I want to be as forthcoming as possible with you from the get-go: there is no proper way or magic formula to deal with the loss of your parents. This is one of the heaviest and most significant losses that many of us will ever face, and we are all going to react and cope differently. When the time comes, it is a bridge that we will all have to cross on our own terms.
My story, however, will hopefully help ease your mind and normalize your feelings and coping strategies. What I hope to accomplish by the end of this article is to instill the idea that however you are allowed and encouraged, you should cope the way you see fit. If you are feeling down about your coping strategies, I encourage you to take a step back and to exercise some self-love.
Trigger warning: I openly discuss both my father’s and my own mental health struggles, and I deal with concepts such as loss, death, suicide, depression, illness and panic.
When you have supportive parents, they are often the first, most prominent and seemingly permanent fixtures in your life.
Whenever I was bullied, my parents threw their arms around my shoulders and gave me a tall glass of milk and a plate piled high with cookies. When I needed help completing my homework, they tried their best to remember how to do long division. When I wanted to do something but my friends weren’t available, at least one of my parents was always eager, holding a board game, some marbles or a book. However, these examples simply scratch the surface.
Mom and Dad’s love went much further than these simple expressions.
Mom worried a lot about us and sacrificed her own self-care for our well-being. She never wore new clothes and worked at home, around the clock, to keep us happy. She was a passionate woman who saw the best in people but had little patience for selfishness. She came to our defense when her family was threatened, and didn’t shy away from standing up for us.
Mom was physically weak to a comical level, but her strength of character and sheer presence made up for it. In many ways, she inherited these traits from her Mom—a spry 93-year-old woman with a heart that shines hot enough to melt steel.
Dad, too, worked long hours at the office. His main way of expressing his love was making sure the family had enough money to keep a roof over our heads and have food on the table. Dad was never much for expressing feelings, but he demonstrated his love with acts of service: driving us around, playing road hockey or tennis, engaging in slapstick comedy, fixing a leaky pipe. That kind of stuff.
After Mom passed away, I saw more of his emotional side. Behind his rocky, macho exterior was a vulnerable man who held deep-rooted feelings of inferiority, believing that he wasn’t doing enough for us. I’ll admit that Mom was a tough act to follow, but he still did his best, given his circumstances. Although he did occasionally do things that truly pissed me off, I fault him for none of it.
Mom’s death, in 2010, was probably the most cataclysmic thing to happen to my immediate family. When someone loves as deeply as Mom did, their death creates a vacuum that everyone scrambles to inadequately fill. Our family’s reaction was no different.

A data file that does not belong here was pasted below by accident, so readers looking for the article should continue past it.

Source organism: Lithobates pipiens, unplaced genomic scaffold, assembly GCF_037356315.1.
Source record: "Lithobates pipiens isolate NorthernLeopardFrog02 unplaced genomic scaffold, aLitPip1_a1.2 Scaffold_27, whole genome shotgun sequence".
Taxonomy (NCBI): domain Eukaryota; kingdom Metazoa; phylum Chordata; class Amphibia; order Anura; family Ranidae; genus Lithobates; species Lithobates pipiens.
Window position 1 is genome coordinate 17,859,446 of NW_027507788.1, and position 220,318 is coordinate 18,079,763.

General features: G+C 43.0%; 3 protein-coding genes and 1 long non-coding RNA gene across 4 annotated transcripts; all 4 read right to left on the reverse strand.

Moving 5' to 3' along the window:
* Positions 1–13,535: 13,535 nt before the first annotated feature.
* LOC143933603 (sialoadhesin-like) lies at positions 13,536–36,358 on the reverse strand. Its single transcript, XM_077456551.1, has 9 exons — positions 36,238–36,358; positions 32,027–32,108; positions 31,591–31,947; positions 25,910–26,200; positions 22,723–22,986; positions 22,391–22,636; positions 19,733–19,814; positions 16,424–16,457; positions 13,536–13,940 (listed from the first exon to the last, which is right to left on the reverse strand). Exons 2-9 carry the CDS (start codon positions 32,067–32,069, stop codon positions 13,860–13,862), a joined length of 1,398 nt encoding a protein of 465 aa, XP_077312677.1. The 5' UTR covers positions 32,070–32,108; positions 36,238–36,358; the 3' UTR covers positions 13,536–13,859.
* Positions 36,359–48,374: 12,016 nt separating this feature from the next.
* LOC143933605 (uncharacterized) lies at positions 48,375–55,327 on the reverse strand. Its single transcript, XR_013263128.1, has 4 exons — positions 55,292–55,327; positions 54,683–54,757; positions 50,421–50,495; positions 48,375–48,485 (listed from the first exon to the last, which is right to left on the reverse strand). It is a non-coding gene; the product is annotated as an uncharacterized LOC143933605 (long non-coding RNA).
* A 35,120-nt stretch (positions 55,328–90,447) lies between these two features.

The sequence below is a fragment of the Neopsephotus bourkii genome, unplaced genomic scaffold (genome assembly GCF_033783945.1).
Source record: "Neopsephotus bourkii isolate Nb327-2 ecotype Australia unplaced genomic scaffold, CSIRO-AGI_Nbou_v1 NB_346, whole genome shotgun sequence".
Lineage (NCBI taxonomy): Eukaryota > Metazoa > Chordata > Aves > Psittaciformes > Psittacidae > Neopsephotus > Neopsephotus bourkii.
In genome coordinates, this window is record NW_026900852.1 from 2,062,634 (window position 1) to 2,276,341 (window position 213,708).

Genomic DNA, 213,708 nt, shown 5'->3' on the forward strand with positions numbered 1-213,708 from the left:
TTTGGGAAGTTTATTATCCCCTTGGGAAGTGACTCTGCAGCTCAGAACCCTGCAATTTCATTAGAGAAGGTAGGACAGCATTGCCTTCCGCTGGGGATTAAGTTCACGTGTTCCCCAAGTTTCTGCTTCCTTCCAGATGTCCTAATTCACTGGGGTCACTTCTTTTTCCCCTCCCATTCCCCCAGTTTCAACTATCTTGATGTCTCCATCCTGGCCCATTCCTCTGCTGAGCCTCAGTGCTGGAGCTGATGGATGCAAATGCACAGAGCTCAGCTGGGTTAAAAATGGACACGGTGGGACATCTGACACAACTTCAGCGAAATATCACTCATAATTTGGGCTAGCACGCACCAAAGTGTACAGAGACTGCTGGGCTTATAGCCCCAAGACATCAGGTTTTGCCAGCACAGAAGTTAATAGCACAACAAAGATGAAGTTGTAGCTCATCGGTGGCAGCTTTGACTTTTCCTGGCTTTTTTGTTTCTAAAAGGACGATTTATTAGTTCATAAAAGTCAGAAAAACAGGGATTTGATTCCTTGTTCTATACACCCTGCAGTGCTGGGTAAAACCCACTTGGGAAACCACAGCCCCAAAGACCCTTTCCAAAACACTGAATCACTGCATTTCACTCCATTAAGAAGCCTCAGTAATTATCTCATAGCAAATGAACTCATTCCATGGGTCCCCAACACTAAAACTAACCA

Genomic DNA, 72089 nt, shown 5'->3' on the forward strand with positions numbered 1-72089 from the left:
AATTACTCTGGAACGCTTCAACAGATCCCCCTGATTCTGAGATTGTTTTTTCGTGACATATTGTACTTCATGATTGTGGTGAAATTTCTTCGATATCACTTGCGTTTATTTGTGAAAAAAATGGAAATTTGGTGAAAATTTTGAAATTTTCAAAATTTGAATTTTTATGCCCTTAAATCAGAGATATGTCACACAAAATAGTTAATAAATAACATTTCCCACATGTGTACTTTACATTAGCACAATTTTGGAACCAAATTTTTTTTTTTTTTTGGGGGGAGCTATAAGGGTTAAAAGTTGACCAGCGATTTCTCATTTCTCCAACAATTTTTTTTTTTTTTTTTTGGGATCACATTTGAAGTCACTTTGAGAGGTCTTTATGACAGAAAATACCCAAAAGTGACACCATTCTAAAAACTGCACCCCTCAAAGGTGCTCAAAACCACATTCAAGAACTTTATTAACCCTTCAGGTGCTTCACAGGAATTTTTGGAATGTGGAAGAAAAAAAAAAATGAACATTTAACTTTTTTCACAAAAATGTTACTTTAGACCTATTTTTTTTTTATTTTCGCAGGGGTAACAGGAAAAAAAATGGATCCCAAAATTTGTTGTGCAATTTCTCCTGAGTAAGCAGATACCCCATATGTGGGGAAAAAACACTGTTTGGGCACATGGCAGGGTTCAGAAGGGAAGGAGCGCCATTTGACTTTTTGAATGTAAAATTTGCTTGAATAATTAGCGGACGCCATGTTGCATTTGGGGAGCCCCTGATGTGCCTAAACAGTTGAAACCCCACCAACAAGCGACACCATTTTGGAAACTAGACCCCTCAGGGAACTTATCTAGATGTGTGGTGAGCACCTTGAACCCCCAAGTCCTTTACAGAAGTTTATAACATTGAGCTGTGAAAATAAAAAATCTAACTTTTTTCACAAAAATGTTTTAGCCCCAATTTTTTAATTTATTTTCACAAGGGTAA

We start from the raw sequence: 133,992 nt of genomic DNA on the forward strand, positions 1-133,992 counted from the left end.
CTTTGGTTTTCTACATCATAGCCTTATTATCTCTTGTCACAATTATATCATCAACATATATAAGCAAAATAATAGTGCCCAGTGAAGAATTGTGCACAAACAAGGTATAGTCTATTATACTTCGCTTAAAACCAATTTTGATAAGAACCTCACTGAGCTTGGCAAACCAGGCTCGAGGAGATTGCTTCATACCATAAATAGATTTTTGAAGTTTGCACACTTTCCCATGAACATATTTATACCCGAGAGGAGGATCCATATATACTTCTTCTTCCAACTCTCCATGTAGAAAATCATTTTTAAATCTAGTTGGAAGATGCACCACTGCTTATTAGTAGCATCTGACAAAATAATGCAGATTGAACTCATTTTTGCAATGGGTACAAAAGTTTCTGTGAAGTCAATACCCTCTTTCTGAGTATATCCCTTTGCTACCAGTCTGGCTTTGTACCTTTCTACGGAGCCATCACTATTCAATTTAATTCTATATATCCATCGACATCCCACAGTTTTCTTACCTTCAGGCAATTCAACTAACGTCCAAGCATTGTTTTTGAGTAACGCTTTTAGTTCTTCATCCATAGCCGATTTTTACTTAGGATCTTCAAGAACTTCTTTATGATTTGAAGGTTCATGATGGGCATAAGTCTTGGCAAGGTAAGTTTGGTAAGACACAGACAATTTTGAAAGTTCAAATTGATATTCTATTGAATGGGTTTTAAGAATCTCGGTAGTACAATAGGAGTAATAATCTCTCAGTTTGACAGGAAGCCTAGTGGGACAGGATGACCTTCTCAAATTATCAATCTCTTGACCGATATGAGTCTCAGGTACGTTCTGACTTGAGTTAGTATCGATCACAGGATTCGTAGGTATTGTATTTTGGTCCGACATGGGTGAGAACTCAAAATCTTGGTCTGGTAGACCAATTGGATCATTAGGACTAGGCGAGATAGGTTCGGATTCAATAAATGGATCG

In the following years, we were plagued by mental illness: my anxiety disorder and depression grew far worse, Dad’s depression worsened to the point of being diagnosed with Post-Traumatic Stress Disorder (PTSD)—and I know it also affected my brothers—the extent of which, I am unsure about, since we seldom had heart-to-heart discussions about it. It’s a rift that has, to date, never fully closed.
Out of all of us, however, Mom’s death possibly hit Dad the hardest. Mom was his biggest beacon of hope: he loved her much more than he loved himself, and when she passed away, he was left with a hole that was never fully filled. Dad’s love bordered on—and often exceeded—idolization.
In 2012, my then-girlfriend, now-wife and I brought home a cat. His name is Checkers and he lives with us now. Dad always told me he wasn’t a cat person, after fawning over his childhood dog, Cookie. Yet, when he first met Checkers, there was instant chemistry.
We were originally going to move to Sudbury with Checkers, but after finding a troubling letter on one of his computers, we decided that it would be best to give him the cat for support. Almost overnight, this cat became a new beacon of hope, and to his last day, we joked with him that he cared more about the cat than he did us.
To be honest, we were only partially kidding. It was almost like the cat was a proxy for him to redirect his intense feelings of loss into love and affection, once again. Checkers gave him the capacity to feel hope once again.
Mental turmoil and personal regrowth
My own struggles with mental illness came to a head in 2017 and 2018, brought on by a combination of overworking myself and my intense—and lingering—feelings of general sadness, never-ending intrusive thoughts and intense loss. This story was explained in brief, in another one of my articles.
Numerous mental health professionals told me I could improve by talking about my issues, but by December of 2017, talking about it was all I could do, and that only made it worse. My mind cycled between periods of intense sadness and dejection and periods of intense, near-chronic panic attacks. I still do not know the extent of the role Mom’s loss played at the time, but I can tell you that it certainly did not help. Dad’s mental health was at its worst in 2012, but I feel like in 2018, it was my turn.